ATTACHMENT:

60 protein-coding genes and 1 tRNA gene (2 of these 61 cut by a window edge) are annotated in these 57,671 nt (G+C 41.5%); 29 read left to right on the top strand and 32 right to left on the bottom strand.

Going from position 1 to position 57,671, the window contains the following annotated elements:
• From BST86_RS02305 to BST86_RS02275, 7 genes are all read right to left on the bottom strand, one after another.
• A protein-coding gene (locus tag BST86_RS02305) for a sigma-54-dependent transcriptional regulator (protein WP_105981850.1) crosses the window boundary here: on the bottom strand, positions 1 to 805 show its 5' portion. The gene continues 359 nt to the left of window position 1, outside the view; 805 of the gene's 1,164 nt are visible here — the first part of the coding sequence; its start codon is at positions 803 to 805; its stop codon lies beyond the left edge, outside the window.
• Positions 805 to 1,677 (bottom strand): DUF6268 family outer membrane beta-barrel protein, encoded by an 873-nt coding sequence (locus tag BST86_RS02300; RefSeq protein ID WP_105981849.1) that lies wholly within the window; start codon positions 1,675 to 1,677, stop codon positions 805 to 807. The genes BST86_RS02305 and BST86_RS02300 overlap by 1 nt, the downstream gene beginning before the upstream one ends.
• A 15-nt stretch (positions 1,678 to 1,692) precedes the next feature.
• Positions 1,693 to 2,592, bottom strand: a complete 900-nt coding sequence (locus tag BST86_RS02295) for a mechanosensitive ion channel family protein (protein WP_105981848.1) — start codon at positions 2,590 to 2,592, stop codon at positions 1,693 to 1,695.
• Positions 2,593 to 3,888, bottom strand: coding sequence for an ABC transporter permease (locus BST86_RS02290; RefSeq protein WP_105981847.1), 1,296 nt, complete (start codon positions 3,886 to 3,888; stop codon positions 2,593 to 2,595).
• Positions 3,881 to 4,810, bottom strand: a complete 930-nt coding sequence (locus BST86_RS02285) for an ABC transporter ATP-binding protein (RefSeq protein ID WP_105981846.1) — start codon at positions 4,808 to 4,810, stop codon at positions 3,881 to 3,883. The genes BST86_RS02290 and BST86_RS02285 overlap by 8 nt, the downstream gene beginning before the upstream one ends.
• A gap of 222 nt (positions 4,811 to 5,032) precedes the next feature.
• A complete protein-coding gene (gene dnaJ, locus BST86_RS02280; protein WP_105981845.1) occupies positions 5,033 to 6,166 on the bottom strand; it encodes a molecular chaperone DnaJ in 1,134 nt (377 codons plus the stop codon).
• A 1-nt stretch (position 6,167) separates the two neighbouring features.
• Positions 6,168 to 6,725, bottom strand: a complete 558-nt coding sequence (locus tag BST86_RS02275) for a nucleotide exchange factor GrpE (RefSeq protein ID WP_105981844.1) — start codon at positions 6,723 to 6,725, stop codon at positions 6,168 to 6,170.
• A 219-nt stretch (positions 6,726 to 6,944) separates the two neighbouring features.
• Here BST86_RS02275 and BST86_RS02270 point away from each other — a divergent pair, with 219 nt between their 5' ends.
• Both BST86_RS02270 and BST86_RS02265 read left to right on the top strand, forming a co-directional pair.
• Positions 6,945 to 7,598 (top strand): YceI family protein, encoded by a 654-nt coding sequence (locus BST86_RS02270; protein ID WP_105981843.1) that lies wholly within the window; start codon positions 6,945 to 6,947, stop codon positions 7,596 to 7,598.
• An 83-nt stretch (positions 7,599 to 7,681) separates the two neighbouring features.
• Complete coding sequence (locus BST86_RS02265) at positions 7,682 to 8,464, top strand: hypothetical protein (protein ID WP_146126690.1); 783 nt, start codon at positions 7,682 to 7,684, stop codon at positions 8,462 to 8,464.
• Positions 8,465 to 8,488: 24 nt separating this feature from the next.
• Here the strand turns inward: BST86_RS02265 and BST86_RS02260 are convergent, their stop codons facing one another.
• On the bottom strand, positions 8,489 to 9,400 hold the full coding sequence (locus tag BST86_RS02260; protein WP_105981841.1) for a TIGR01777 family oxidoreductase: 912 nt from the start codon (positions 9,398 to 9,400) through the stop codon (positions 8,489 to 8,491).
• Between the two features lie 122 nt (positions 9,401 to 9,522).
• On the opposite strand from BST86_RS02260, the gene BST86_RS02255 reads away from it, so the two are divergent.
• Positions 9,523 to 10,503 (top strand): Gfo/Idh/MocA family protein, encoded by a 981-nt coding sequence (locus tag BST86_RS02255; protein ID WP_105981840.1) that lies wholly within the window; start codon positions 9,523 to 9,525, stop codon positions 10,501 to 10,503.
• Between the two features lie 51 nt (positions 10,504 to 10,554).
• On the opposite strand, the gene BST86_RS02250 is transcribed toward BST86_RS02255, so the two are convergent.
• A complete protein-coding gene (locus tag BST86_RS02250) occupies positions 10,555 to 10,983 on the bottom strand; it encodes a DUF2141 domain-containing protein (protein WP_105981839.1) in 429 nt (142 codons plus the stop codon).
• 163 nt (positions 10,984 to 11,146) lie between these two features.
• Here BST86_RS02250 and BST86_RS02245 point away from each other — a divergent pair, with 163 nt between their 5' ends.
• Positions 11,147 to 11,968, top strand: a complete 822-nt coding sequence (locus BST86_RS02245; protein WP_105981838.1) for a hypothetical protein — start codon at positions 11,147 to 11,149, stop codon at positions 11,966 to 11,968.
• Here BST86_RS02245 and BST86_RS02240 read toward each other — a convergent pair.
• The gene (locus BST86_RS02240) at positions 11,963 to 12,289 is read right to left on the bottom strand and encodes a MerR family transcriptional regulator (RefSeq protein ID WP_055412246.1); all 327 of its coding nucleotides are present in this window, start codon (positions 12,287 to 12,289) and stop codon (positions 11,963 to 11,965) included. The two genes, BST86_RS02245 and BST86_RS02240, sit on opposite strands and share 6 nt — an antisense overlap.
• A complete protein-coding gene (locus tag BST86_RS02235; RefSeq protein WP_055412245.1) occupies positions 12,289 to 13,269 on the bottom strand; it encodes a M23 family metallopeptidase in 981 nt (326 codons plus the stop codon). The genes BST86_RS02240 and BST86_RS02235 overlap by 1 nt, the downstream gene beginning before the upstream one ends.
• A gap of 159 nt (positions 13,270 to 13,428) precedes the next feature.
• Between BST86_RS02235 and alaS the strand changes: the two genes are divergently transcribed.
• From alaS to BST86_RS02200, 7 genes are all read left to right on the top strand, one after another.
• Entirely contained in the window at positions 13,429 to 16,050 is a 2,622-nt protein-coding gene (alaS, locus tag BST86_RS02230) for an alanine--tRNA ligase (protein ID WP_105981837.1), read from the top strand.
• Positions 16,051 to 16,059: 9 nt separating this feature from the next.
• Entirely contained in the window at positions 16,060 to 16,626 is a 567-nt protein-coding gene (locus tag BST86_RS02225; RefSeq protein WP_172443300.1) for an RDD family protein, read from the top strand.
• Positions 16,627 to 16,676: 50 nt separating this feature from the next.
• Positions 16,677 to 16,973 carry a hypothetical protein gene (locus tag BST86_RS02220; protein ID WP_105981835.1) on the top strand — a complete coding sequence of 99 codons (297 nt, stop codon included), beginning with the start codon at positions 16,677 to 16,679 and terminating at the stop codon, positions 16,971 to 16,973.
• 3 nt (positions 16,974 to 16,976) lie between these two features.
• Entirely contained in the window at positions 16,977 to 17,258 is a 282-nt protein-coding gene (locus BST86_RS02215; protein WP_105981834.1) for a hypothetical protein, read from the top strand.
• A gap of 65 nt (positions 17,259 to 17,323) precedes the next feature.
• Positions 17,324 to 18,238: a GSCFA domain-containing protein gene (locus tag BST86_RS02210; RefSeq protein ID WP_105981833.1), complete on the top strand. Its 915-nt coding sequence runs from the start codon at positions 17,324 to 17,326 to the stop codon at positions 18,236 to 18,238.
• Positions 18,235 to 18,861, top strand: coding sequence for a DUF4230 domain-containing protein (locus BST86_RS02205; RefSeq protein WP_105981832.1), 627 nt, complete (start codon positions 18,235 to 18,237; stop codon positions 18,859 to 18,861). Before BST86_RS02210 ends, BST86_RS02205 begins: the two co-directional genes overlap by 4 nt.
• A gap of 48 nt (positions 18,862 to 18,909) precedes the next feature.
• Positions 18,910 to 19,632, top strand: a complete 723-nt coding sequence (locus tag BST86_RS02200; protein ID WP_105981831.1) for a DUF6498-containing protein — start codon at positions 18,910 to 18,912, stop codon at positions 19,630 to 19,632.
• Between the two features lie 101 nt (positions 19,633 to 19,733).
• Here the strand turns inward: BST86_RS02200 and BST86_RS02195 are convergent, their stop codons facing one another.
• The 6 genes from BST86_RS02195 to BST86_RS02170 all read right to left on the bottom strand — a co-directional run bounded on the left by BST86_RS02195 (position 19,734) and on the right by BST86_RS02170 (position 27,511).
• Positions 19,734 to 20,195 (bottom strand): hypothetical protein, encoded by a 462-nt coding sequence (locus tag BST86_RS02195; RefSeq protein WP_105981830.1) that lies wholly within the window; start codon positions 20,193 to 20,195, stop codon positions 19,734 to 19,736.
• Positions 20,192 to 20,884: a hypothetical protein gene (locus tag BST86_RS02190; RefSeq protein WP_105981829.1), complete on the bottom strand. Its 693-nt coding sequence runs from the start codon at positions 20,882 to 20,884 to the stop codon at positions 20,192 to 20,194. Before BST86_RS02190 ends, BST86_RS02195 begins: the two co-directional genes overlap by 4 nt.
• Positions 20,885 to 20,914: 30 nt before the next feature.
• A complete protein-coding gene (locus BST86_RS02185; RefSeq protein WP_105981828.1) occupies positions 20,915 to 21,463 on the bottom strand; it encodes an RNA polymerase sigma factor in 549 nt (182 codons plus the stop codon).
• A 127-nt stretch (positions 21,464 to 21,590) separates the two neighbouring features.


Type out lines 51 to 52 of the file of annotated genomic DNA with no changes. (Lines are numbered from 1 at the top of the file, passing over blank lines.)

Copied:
• Here the strand turns inward: BST86_RS02200 and BST86_RS02195 are convergent, their stop codons facing one another.
• The 6 genes from BST86_RS02195 to BST86_RS02170 all read right to left on the bottom strand — a co-directional run bounded on the left by BST86_RS02195 (position 19,734) and on the right by BST86_RS02170 (position 27,511).